There are no water moccasins in Maryland, though people think they see them a lot.
“We do not have water moccasins,” Rambo emphasized. They live in the southern United States and are barely in the southeast corner of Virginia.
The water snakes that people see in Southern Maryland are Northern water snakes, which are not venomous.
“Contrary to folk tales, there are no cottonmouth/water moccasin or rattlesnakes in this part of Maryland,” Jett agreed. “The cottonmouth is often confused with the Northern water snake. The Northern water snake, although non-venomous, is a mean animal and will give you nasty bites. Keep your distance,” he said.
Some people still by the old saying, only good snake dead snake.”
“It’s ridiculous and unfortunate that these myths keep persisting,” Cunningham said.
“Why are we so scared of something so small?” she said. “It doesn’t even have legs or claws.”
“It is illegal to kill any snake, regardless of the species in Maryland,” Jett said. “Please stay clear and do not kill these animals. They are beneficial to our fragile ecosystem.”
“Snakes are such live “the is a vital components to our ecosystem,” Cunningham said.
After tornadoes struck when she lived in Alabama, mice and rats would breed in rubble piles and the only animals that could navigate through the debris were snakes. Cats couldn’t go after the vermin in those piles. “A snake can get into areas to help prey on rodents and mice that can carry diseases,” she said.
Snakes “all have their place — even the venomous ones,” she said. “I have never been chased by a snake in my life.” Cunningham has been upon rattlesnake dens and “they didn’t do anything,” she said.
People tend to kill copperheads on sight, but they are better predators for mice than black snakes, Brown said.
Copperheads are pit vipers, which makes them “really good at hunting warm-blooded prey. They’re extremely good at rodent control,” he said.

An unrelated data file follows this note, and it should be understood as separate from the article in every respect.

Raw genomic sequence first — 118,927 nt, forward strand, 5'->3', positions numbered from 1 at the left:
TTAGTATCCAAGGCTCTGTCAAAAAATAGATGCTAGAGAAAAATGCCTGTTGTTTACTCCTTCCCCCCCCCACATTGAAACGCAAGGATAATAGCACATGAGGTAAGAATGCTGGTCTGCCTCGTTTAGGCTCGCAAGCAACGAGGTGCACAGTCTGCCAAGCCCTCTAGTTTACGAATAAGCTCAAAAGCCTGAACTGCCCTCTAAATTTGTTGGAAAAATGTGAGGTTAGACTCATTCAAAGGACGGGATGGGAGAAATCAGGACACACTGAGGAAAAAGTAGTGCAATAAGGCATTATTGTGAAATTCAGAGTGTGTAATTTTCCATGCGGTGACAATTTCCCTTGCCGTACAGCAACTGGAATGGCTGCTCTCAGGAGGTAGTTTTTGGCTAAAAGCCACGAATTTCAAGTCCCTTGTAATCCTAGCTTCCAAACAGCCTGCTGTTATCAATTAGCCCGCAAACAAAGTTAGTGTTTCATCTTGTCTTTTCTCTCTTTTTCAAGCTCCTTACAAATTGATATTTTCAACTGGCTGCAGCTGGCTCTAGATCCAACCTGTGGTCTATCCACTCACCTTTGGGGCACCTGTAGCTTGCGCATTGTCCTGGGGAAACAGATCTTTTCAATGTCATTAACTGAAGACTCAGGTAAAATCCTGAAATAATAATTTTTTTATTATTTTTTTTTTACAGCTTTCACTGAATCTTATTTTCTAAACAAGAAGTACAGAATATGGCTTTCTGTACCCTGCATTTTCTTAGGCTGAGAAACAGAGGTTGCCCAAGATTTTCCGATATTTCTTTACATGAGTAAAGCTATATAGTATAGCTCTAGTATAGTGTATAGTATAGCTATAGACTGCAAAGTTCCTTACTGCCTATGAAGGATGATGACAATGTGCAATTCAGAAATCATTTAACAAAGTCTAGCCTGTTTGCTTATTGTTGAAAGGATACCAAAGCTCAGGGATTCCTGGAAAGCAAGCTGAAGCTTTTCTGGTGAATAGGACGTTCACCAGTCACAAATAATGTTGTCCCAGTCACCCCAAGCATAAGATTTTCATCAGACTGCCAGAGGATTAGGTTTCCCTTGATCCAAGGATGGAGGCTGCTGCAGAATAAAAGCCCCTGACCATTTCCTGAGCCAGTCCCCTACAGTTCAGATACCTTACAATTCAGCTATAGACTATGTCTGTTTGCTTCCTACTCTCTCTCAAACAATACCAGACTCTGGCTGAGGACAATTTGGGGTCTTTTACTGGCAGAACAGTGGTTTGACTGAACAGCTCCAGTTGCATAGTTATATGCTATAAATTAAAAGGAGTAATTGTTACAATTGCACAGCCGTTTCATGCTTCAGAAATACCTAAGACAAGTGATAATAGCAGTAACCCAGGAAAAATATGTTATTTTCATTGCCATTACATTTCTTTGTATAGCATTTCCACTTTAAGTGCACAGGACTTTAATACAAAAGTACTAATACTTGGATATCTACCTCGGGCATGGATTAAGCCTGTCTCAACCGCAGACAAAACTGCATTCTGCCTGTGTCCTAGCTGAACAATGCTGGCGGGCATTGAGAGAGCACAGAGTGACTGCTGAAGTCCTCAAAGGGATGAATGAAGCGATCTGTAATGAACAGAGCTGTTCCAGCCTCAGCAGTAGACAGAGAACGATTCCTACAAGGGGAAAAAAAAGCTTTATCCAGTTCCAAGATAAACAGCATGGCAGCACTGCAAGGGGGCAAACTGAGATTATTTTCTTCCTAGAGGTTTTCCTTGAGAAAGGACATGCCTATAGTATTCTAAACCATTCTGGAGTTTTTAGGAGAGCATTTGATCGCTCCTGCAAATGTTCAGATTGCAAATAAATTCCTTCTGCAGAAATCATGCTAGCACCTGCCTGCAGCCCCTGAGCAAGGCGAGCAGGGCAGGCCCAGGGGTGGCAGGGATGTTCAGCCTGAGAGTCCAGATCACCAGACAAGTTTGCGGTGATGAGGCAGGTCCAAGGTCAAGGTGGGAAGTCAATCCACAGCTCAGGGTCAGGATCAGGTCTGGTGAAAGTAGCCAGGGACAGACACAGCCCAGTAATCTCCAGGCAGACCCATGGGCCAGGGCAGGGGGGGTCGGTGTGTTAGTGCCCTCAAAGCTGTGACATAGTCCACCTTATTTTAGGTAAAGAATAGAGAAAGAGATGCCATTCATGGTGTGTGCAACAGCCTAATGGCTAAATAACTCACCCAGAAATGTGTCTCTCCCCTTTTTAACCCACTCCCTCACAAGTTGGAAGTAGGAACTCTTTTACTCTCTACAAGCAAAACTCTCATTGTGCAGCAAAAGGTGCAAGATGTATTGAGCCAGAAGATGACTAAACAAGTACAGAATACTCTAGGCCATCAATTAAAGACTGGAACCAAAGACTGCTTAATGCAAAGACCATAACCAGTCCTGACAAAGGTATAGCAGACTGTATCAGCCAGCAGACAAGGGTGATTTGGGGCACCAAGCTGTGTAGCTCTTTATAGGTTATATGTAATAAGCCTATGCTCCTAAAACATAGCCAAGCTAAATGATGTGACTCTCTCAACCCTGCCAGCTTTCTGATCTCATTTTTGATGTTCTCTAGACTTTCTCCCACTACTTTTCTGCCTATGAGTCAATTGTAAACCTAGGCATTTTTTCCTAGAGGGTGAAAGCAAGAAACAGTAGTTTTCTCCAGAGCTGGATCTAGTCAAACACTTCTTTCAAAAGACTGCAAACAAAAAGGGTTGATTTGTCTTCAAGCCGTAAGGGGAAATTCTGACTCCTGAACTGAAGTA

Black rat snakes tend to eat more baby birds in nests than mice because they can climb well, whereas copperheads cannot. The black rat snakes “get the easy prey,” Brown said. “Copperheads tend to be better mousers.”
And when it comes with interactions with people, copperheads “are fairly easy-going snakes. Given their space, they won’t strike,” Brown said, and if they do, he’s not aware of any fatalities from a copperhead bite. rat
“We have much more patience with a mammal,” such as cats or dogs that bite, “but we don’t show the same kind of tolerance for a snake,” Cunningham said.
Driving back to his office at Pax River NAS, Rambo almost ran over a black rat snake on the side of the road. When he saw it, he turned the truck around, got out to cross the road, and pushed the snake off the road and into the grass even though the snake was reared back and threatening to bite.
In the sunlight that was peering out on the cool and cloudy day in early June, the road surface probably felt warm to the cold-blooded creature, Rambo said.
Davis maintains that she has never seen an issue so divisive as the WCD.
“I wouldn’t have been able to move here,” she said. “Kids won’t be able to move home.”
She says it isn’t over just yet, as there are citizens who want to move the issue to referendum.
Following the town hall, Hancock and several WCD supporters conversed outside. Despite their disagreements on the WCD, there was consensus on at least one thing: traffic is atrocious.
Rainbow snakes were found in Charles County, which is thought to be the northern fringe of their range. The elusive snake spends most of its life underground, making it difficult to document.